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Issue 17 - Jan 2006

Maths Behind Emotions

shocked computer user At the CeBIT 2006 Computer trade show boffins will be unveiling techniques that could one day enable Computers to read and react to the emotions and mood of their human users.

According to studies, computer users not only love and cherish their machines, but very often maltreat them. Researchers have found that aggression toward the PC is a very common problem. Users who find themselves frustrated by their machines performance often result to hitting or kicking the computer, which can of course cause irreparable damage.

Experts believe that much of this anger and violent reacting could be avoided if computers could sense and respond to their users emotions and thus make their whole time using the machine a much more relaxed one. If the user is relaxed and comfortable they maintain that he or she will make much fewer errors and become frustrated and angry far less as a result.

In research, scientists at the Fraunhofer Institute for Computer Graphics Research IGD in Rostock , Germany asked: How can the computer possibly sense its human operator's frame of mind?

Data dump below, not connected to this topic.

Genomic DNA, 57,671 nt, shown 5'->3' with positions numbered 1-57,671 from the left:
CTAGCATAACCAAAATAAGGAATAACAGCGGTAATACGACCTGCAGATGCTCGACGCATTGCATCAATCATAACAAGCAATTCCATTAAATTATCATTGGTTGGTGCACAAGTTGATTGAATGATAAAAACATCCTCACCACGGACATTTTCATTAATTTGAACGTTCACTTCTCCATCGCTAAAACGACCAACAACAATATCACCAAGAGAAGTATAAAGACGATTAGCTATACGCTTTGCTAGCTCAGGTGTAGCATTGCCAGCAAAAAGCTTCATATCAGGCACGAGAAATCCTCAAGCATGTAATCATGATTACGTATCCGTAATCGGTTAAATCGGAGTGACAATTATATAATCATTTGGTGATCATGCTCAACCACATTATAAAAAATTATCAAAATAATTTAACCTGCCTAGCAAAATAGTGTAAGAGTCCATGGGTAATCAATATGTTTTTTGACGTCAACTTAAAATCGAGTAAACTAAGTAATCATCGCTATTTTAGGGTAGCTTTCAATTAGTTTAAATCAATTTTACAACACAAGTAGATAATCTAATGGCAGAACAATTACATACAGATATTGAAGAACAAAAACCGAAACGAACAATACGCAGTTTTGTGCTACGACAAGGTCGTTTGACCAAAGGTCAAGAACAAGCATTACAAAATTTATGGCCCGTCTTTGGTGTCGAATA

Emotions are given away by peripheral physiological processes. Some of these processes, such as posture, fidgeting or frowning, are easy to detect and can be observed and classified by a camera with image analysis software. Heartbeat and breathing rate, blood pressure, skin temperature and electrical resistance of the skin, on the other hand, are rather more difficult factors to detect.
Christian Peter, engineer at the department for Human-Centered Interaction Technologies states"We have developed a glove that has sensors for measuring parameters like these." "It is connected to a device that evaluates and saves the data. We are also working on techniques that will enable computers to interpret facial expressions and extract emotional elements from voice signals."

Interpreting all this data is of course very difficult too, since emotions are by their very nature ambiguous and hard to describe. The method only works if the user trains the computer in advance - but the IGD researchers have succeeded in doing even this. Visitors of CeBIT can find out how in Hall 9. The world's biggest computer exhibition will be held in Hanover on March 9 to 15, 2006.

Source:

Fraunhofer Institute for Computer Graphics Research IGD website news item.

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